There are a number of projects working to restore the River Avon to a naturally functioning and self sustaining river system that exhibits the full range of characteristic habitats that benefit the distinctive chalk stream flora and fauna. These include the Wessex Chalk Streams Project, the EA’s ‘Keeping Rivers Cool’ project and the ‘Source to Sea’ project (details of which are available in the Conservation Initiative section of the Area 9 profile). As part of the River Avon Restoration Plan a ‘Directory of Actions’ has been produced to provide a common direction for the many parties who wish to safeguard the River Avon. It provides specific information for each SSSI river reach as well as suggested restoration options. The current level of conservation work focussed on this chalk river system provides an important opportunity to make real and lasting improvements across the full extent of the Hampshire Avon system. It is important to support and, where possible, extend these efforts to maximise the benefits resulting from this body of work.
Catchment Sensitive Farming - The Hampshire Avon is designated as a Priority Catchment as part of the Catchment Sensitive Farming (CSF) scheme, with a CSF Capital Grant Scheme Target Area encompassing the Rivers Wylye, Nadder, East and West Avon. Capital grants are available in this target area for work to reduce agricultural and pesticide runoff in watercourses, limit physical damage to soil caused by livestock and vehicles, and halt sedimentation from runoff. Further buffering of these important chalk streams can be achieved by improving management of riparian habitat, including the control of non-native invasive plant species which should be coordinated with the provision of some replacement planting or specialist management to encourage a more appropriate flora.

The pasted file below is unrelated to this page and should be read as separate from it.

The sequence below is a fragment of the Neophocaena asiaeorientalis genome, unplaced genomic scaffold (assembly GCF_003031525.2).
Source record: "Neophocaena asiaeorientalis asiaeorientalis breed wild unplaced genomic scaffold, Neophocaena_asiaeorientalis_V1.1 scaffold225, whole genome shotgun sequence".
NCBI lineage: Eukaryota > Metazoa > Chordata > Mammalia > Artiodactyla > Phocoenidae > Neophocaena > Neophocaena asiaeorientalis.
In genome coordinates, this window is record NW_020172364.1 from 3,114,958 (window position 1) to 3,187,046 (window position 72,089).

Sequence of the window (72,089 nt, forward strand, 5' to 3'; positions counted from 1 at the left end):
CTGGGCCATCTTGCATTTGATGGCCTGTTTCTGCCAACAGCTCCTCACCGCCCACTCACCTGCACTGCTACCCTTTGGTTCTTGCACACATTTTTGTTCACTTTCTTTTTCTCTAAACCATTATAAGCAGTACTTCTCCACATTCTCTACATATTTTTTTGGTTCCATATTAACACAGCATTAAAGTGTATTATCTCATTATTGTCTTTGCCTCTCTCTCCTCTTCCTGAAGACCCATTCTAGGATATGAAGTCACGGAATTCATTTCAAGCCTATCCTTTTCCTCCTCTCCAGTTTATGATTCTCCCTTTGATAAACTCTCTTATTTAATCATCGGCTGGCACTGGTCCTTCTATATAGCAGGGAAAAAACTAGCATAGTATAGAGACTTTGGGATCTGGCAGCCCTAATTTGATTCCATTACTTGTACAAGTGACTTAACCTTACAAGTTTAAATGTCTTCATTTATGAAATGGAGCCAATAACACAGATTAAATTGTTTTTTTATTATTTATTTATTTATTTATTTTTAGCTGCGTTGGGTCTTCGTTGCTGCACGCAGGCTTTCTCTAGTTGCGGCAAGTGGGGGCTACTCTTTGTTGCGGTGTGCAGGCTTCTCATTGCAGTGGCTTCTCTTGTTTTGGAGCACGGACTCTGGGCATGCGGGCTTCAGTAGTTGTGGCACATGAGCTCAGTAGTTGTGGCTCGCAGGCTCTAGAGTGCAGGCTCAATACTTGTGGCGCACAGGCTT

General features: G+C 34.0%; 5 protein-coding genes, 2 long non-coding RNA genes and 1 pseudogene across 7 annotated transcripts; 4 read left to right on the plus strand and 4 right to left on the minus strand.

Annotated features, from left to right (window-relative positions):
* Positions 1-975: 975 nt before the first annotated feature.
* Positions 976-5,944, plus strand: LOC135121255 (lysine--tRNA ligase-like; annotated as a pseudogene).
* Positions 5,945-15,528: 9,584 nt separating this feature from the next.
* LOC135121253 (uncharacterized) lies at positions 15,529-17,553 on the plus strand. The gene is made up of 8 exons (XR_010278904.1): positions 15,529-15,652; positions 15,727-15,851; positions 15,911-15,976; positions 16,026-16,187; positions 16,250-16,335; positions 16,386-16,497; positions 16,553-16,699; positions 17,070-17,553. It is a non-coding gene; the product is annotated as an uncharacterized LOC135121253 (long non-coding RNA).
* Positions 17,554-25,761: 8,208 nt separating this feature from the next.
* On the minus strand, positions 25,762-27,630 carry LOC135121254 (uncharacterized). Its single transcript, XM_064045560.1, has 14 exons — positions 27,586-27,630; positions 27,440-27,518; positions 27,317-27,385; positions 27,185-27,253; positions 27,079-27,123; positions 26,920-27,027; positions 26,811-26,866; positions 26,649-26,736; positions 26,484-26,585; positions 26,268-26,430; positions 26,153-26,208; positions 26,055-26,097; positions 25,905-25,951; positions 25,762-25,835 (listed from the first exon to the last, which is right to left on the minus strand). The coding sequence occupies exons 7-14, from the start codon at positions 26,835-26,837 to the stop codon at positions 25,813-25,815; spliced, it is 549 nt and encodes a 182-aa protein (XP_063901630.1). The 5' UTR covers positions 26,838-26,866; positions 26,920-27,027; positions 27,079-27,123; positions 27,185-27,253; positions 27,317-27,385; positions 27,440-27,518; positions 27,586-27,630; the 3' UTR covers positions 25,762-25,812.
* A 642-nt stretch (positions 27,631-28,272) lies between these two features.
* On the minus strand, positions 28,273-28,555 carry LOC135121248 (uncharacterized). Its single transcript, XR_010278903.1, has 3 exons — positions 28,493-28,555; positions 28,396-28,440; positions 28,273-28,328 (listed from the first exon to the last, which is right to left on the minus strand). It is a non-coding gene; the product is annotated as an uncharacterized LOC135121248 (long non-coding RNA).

Lowland mixed deciduous woodland
Significant tracts of ancient and semi-natural woodland are located on the chalk ridges south of the Wyle and on the rounded chalk downs of the Cranborne chase. In 2009 the Cranborne Chase was identified as an Ancient Woodland Priority Area by the Forestry Commission. Priority Areas represent areas where landscape connectivity and permeability offer the best opportunity to link and extend ancient woodlands, either through new native woodland planting or through the management or creation of other semi-natural habitats. The agricultural and woodland heritage in the Cranborne Chase provides opportunities to implement management to improve biodiversity and at the same time harness the woodland resource for fuel and other renewable schemes. There is a need to extend and improve existing woodlands and link up those which are fragmented through restoration of hedgerows and planting of new trees. Priorities for this habitat include: